Sexual Assault Myths
There are plenty of sexual assault myths floating around. These myths make it difficult to understand these crimes, and make it harder for victims to fight back. By understanding the truth behind sexual assault, you can become empowered to stop this growing problem.
One of the most prevalent is the belief that sexual assault is somehow the result of the victim’s own actions. Say, for instance, that a woman is told that if she didn’t want sexual attention then she shouldn’t wear short skirts. This implies that a sexual assault incident was herfault because of the clothing she chooses to wear. In reality, this is not true. Any sexual act that is not reciprocated by the victim is considered sexual assault and is illegal. Even if a victim is sending mixed signals, "no" should be enough to stop any further actions.
Another myth is that rape is purely an act of lust. Although rape may seem like a sexual act, it is essentially a violent act that enables one to feel power and exercise hatred by forcing an individual to succumb to the attacker’s control. The sexual act itself is typically a means to degrade and embarrass their victim, resulting in a power high for the attacker. The most common reason why sexual predators commit rape is to satisfy the urges of power, control, and excitement, and also to feel more masculine.
It may, however, be reasonable to claim that rape is a passionate crime. We often tend to think of passion as being solely in relation to love, but passion has many definitions, one of them describing the emotion as violent hatred or anger. Because of the multiple definitions of “passion,” it is unfortunately easy for people to romanticize what is actually a violent act of hatred.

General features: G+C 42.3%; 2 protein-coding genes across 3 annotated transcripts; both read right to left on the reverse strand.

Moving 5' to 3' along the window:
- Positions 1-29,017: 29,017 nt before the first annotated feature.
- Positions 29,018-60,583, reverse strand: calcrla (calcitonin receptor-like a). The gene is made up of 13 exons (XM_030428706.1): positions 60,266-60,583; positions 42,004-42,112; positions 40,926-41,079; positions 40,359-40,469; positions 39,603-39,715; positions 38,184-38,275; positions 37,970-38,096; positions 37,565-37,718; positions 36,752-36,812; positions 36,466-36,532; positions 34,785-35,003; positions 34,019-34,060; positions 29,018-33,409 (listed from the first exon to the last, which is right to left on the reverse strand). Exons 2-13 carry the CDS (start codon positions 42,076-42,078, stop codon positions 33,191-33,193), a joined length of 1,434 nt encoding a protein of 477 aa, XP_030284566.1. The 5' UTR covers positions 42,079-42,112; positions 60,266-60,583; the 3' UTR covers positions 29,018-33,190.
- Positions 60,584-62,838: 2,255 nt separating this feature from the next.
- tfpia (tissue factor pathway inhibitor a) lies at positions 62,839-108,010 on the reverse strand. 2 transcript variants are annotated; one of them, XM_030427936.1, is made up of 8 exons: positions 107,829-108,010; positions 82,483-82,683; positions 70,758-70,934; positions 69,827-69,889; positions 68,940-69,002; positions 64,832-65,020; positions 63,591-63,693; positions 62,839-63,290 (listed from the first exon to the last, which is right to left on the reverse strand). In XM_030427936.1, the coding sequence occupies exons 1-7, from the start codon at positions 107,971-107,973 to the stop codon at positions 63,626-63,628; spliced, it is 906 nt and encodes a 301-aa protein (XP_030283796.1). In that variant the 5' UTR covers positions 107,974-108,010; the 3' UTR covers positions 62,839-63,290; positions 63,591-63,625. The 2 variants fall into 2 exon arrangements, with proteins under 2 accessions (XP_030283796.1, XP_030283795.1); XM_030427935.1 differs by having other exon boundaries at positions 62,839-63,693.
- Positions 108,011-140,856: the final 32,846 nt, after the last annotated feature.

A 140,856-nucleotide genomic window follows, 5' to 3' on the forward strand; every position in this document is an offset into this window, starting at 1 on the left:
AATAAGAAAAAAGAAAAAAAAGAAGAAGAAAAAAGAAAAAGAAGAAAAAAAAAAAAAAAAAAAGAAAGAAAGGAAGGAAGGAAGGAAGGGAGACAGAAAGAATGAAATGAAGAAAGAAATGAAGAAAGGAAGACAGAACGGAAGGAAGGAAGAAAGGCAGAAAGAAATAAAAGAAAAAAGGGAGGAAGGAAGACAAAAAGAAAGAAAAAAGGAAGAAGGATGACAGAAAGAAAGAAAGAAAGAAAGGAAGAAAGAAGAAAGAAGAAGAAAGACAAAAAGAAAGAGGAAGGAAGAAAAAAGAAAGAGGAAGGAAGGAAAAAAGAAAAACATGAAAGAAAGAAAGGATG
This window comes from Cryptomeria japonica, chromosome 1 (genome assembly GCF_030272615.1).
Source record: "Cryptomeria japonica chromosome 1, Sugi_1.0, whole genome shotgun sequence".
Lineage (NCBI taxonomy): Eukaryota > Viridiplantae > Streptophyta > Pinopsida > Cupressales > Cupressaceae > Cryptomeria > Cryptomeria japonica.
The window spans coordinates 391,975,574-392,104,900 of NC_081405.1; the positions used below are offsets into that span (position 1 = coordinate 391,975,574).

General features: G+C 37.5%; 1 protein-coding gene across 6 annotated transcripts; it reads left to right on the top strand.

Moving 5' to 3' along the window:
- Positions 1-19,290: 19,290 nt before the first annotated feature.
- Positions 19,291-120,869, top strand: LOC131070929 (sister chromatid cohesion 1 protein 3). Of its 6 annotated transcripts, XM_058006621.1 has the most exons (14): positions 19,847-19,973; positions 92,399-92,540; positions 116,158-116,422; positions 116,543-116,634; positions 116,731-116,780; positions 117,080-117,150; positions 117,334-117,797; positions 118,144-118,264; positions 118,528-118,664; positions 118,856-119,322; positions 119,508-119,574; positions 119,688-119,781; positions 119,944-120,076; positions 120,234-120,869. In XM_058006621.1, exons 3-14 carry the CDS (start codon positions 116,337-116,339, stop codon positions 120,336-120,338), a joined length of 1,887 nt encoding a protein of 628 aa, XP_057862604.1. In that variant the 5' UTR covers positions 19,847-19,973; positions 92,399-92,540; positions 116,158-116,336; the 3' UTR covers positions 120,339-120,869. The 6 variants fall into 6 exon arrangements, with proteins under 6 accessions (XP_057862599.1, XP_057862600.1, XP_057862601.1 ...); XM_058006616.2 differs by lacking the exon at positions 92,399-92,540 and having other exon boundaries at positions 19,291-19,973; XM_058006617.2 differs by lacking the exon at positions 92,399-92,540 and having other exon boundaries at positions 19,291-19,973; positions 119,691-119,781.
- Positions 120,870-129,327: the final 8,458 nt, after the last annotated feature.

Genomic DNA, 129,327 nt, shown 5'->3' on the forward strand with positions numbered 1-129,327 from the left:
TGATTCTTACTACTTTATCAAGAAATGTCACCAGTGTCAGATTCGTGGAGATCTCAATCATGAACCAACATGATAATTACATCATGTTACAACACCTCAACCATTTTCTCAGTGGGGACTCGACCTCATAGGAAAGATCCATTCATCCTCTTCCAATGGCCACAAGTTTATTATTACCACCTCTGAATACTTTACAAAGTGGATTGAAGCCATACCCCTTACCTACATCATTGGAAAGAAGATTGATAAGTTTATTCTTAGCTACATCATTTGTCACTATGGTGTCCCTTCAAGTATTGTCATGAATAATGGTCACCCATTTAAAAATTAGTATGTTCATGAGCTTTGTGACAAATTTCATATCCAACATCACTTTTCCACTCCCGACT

Another myth is that you can easily "spot" a sexual predator. We hear that common characteristics to look out for include shifty eyes or a reclusive, sneaky demeanor. We have been told that angry-looking men should be avoided, and even those who appear dirty. This myth has likely stemmed from the need to comfort ourselves by thinking that we have the power to avoid all sexual predators. In actuality, statistics show that most sexual offenders are well-known within their neighborhood or active in the community. They often appear quite helpful and caring. It is important to keep your guard up, especially if you find yourself approaching a situation where you could end up alone with him, whether you are stopping to help someone with a flat tire or someone offers to help you repair something in your home. Your intuition may pick up on things that make you inexplicably uneasy. Trust these feelings and be prepared to find a way out of the situation.
The consequences of rape aren't over once the perpetrator has been caught. Women who have been raped often suffer from the encounter for the rest of their lives, reliving the incident through their dreams and constantly feeling paranoid around strange men. Constant feelings of humiliation, anger, and even guilt can lead to psychological issues that could take years of counseling to overcome. The best way to avoid a sexual encounter is to stay on your guard, remain aware of your surroundings, and carry a self defense device such as pepper spray or a stun gun to protect yourself.
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